Leading article: This flood of ideas has put the cynics and fatalists in the shade

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The global warming debate launched by this newspaper earlier this week has already generated a stunning response. Hundreds of your submissions are pouring in every day, each bursting with ideas and opinions on what is perhaps the most fundamental challenge our planet has yet faced. This response has been heartening because it shows an increasing number of people - and not just in this country - engaging with the question of climate change as never before. It also serves as a powerful rebuke to the twin forces of fatalism and cynicism.

Those who are cynical about Britain's efforts to tackle climate change often make the point that this country is responsible for only 2 per cent of total global carbon emissions. They argue that this shows Britain does not bear much moral responsibility for the problem. But this is a grave misconception. Two per cent is a huge amount of C0 2 for a nation the size of Britain. Our total emissions are almost equal to those of the entire continent of Africa. If anything, we bear a rather heavier burden of responsibility than much of the rest of the world.

Fatalists are also fond of citing this 2 per cent figure. They argue that this shows Britain cannot make much of a difference on its own. The only solution, in their minds, is a multilateral agreement on capping global emissions - something they regard as unlikely considering the obstinacy of the United States on this front. In the meantime, they argue, there is no point in doing very much. But, again, this is misguided. What is to stop Britain becoming a leader in green growth? What is to stop us pioneering ways of increasing energy efficiency and utilising renewable power? Why can we not develop ways of using the tax system to change behaviour radically?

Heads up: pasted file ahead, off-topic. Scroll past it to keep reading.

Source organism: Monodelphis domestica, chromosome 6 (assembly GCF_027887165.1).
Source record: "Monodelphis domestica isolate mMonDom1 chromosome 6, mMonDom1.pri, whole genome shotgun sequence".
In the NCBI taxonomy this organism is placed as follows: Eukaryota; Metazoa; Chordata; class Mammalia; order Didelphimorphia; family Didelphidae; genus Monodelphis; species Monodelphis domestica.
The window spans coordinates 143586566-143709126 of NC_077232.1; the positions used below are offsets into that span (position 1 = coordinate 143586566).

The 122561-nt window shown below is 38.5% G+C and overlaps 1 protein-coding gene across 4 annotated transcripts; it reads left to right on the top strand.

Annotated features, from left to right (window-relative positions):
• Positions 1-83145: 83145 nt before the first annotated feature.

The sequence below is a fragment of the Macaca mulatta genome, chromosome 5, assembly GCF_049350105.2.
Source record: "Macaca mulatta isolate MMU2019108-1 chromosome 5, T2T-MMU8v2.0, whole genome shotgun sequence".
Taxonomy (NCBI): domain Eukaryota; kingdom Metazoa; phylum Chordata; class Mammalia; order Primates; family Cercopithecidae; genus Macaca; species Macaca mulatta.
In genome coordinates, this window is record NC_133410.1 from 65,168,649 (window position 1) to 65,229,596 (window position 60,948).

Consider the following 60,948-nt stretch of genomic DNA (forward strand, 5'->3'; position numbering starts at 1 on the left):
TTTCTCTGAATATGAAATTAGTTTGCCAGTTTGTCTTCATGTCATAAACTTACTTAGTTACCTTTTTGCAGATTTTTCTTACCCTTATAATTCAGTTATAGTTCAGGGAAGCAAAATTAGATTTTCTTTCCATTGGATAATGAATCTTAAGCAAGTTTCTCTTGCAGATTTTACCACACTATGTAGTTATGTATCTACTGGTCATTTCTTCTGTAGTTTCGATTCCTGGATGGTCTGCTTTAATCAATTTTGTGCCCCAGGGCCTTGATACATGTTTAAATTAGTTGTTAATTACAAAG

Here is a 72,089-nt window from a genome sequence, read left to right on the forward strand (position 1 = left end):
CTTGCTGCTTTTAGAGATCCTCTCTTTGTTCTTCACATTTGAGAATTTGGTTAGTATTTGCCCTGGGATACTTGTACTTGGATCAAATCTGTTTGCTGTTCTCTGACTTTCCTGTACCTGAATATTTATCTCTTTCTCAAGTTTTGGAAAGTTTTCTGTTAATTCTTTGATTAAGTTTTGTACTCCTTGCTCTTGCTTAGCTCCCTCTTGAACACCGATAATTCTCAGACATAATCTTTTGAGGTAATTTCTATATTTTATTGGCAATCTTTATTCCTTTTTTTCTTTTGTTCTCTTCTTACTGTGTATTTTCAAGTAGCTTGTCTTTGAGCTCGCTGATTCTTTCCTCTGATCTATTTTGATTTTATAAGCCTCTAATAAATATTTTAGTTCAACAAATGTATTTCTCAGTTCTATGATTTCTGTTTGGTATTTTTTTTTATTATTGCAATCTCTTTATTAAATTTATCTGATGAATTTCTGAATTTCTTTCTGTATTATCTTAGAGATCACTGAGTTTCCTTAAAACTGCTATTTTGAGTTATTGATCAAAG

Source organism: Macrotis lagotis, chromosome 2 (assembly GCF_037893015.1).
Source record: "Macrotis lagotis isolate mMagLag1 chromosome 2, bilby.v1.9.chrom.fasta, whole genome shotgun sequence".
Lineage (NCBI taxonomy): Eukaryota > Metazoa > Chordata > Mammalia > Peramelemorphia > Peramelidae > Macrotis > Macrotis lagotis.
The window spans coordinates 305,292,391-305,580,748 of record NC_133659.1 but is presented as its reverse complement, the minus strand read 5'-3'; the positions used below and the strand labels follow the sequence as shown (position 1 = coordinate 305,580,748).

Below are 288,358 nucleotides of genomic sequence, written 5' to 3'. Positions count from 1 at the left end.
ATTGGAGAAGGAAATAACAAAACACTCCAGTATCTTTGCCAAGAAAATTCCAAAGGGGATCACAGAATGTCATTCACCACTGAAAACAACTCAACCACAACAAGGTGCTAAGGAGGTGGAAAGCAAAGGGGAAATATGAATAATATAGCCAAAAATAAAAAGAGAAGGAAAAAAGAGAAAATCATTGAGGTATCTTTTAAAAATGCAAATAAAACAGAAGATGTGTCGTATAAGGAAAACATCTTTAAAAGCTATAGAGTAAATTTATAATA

Both the fatalists and the cynics underestimate the power of persuasion. If Britain can prosper with a greener economy, others will follow. And the more people are made aware of the facts and implications of global warming, the more chance we have of slowing its process. There is a great deal of potential waiting to be mobilised in this cause, as the overwhelming response to our debate indicates.

Of course, global agreements such as Kyoto are crucial. But those of us in developed countries have a moral responsibility to take a lead. How can we persuade historically poorer nations such as China and India that they must grow in a sustainable manner if we do nothing to clean up our own act?

There has been a failure of leadership in this country. We note that two of our most prominent advocates of action to curtail climate change, Tony Blair and Prince Charles, have spent much of this week pumping out carbon into the upper atmosphere by flying. The prince is on a tour that has so far taken in Egypt, Saudi Arabia and India. Mr Blair has chosen to deliver three speeches in three different continents. Clearly world leaders need to use air travel. But like all of us, whether taking business trips or holidays, they need to consider whether their journeys are strictly necessary.

Public policy has been a failure too. The small print of Gordon Brown's supposedly "green" Budget last week anticipated the building of more runways in Britain. And the Government was forced to admit on Tuesday that its target of reducing UK emission levels 20 per cent below 1990 levels by the end of the decade will be missed. This admission is already being seen as something of a turning point.

The strongest theme in our global warming debate is that the political system is lagging behind public opinion. Our leaders seem to be faced with a stark choice: either they respond to a rising tide of opinion demanding urgent action or - in the end - be swept away by it.